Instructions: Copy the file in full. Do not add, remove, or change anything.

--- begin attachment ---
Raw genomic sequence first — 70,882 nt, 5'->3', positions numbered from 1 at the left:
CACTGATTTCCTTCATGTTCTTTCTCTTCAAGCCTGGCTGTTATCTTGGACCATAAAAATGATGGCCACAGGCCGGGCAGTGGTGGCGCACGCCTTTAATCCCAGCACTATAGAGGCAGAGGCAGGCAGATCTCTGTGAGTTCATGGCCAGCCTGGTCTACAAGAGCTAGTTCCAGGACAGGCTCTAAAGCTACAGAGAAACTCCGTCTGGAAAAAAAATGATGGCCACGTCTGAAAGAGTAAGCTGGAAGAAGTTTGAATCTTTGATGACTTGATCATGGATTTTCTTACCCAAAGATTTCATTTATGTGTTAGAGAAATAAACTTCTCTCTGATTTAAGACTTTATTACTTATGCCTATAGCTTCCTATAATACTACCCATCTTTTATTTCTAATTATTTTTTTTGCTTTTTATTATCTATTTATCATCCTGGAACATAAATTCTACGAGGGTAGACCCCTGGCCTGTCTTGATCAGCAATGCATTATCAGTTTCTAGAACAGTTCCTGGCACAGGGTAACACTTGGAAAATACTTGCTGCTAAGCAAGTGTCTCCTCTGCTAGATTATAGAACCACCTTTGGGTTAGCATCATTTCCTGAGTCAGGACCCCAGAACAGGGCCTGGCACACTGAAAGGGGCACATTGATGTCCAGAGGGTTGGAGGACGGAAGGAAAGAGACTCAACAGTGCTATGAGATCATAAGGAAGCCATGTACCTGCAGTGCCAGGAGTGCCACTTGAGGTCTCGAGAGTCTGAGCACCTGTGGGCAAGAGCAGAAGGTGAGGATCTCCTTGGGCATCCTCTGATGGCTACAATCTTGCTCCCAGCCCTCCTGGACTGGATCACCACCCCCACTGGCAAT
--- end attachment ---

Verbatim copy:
Raw genomic sequence first — 70,882 nt, 5'->3', positions numbered from 1 at the left:
CACTGATTTCCTTCATGTTCTTTCTCTTCAAGCCTGGCTGTTATCTTGGACCATAAAAATGATGGCCACAGGCCGGGCAGTGGTGGCGCACGCCTTTAATCCCAGCACTATAGAGGCAGAGGCAGGCAGATCTCTGTGAGTTCATGGCCAGCCTGGTCTACAAGAGCTAGTTCCAGGACAGGCTCTAAAGCTACAGAGAAACTCCGTCTGGAAAAAAAATGATGGCCACGTCTGAAAGAGTAAGCTGGAAGAAGTTTGAATCTTTGATGACTTGATCATGGATTTTCTTACCCAAAGATTTCATTTATGTGTTAGAGAAATAAACTTCTCTCTGATTTAAGACTTTATTACTTATGCCTATAGCTTCCTATAATACTACCCATCTTTTATTTCTAATTATTTTTTTTGCTTTTTATTATCTATTTATCATCCTGGAACATAAATTCTACGAGGGTAGACCCCTGGCCTGTCTTGATCAGCAATGCATTATCAGTTTCTAGAACAGTTCCTGGCACAGGGTAACACTTGGAAAATACTTGCTGCTAAGCAAGTGTCTCCTCTGCTAGATTATAGAACCACCTTTGGGTTAGCATCATTTCCTGAGTCAGGACCCCAGAACAGGGCCTGGCACACTGAAAGGGGCACATTGATGTCCAGAGGGTTGGAGGACGGAAGGAAAGAGACTCAACAGTGCTATGAGATCATAAGGAAGCCATGTACCTGCAGTGCCAGGAGTGCCACTTGAGGTCTCGAGAGTCTGAGCACCTGTGGGCAAGAGCAGAAGGTGAGGATCTCCTTGGGCATCCTCTGATGGCTACAATCTTGCTCCCAGCCCTCCTGGACTGGATCACCACCCCCACTGGCAAT